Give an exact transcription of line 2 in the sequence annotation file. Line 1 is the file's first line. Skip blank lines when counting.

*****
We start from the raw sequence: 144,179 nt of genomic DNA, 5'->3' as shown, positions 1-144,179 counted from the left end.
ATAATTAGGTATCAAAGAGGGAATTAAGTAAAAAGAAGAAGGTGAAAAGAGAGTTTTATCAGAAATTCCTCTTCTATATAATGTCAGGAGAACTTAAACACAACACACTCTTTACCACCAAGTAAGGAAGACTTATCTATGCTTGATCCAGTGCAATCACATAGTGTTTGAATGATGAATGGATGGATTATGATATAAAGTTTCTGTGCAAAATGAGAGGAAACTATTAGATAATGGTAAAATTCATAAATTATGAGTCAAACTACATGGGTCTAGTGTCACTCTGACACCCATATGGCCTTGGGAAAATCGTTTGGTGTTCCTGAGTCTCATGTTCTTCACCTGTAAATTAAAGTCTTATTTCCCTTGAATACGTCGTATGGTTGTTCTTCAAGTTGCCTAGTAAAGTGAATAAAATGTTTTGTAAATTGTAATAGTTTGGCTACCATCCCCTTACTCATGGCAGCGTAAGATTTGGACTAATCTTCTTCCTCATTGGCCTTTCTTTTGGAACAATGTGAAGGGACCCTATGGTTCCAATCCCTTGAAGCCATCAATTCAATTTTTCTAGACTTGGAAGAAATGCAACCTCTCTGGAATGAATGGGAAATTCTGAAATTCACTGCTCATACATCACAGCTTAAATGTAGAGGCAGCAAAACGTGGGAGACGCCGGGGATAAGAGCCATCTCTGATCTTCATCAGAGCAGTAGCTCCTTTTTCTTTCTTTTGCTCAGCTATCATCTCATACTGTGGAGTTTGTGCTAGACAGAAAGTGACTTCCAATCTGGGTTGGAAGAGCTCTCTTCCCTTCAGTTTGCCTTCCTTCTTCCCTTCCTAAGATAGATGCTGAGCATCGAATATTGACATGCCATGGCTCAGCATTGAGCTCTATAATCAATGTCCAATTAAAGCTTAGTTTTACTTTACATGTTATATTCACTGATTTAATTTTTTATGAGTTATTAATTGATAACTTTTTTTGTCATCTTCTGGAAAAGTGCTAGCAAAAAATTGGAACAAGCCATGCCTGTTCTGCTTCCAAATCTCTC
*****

ATAATTAGGTATCAAAGAGGGAATTAAGTAAAAAGAAGAAGGTGAAAAGAGAGTTTTATCAGAAATTCCTCTTCTATATAATGTCAGGAGAACTTAAACACAACACACTCTTTACCACCAAGTAAGGAAGACTTATCTATGCTTGATCCAGTGCAATCACATAGTGTTTGAATGATGAATGGATGGATTATGATATAAAGTTTCTGTGCAAAATGAGAGGAAACTATTAGATAATGGTAAAATTCATAAATTATGAGTCAAACTACATGGGTCTAGTGTCACTCTGACACCCATATGGCCTTGGGAAAATCGTTTGGTGTTCCTGAGTCTCATGTTCTTCACCTGTAAATTAAAGTCTTATTTCCCTTGAATACGTCGTATGGTTGTTCTTCAAGTTGCCTAGTAAAGTGAATAAAATGTTTTGTAAATTGTAATAGTTTGGCTACCATCCCCTTACTCATGGCAGCGTAAGATTTGGACTAATCTTCTTCCTCATTGGCCTTTCTTTTGGAACAATGTGAAGGGACCCTATGGTTCCAATCCCTTGAAGCCATCAATTCAATTTTTCTAGACTTGGAAGAAATGCAACCTCTCTGGAATGAATGGGAAATTCTGAAATTCACTGCTCATACATCACAGCTTAAATGTAGAGGCAGCAAAACGTGGGAGACGCCGGGGATAAGAGCCATCTCTGATCTTCATCAGAGCAGTAGCTCCTTTTTCTTTCTTTTGCTCAGCTATCATCTCATACTGTGGAGTTTGTGCTAGACAGAAAGTGACTTCCAATCTGGGTTGGAAGAGCTCTCTTCCCTTCAGTTTGCCTTCCTTCTTCCCTTCCTAAGATAGATGCTGAGCATCGAATATTGACATGCCATGGCTCAGCATTGAGCTCTATAATCAATGTCCAATTAAAGCTTAGTTTTACTTTACATGTTATATTCACTGATTTAATTTTTTATGAGTTATTAATTGATAACTTTTTTTGTCATCTTCTGGAAAAGTGCTAGCAAAAAATTGGAACAAGCCATGCCTGTTCTGCTTCCAAATCTCTC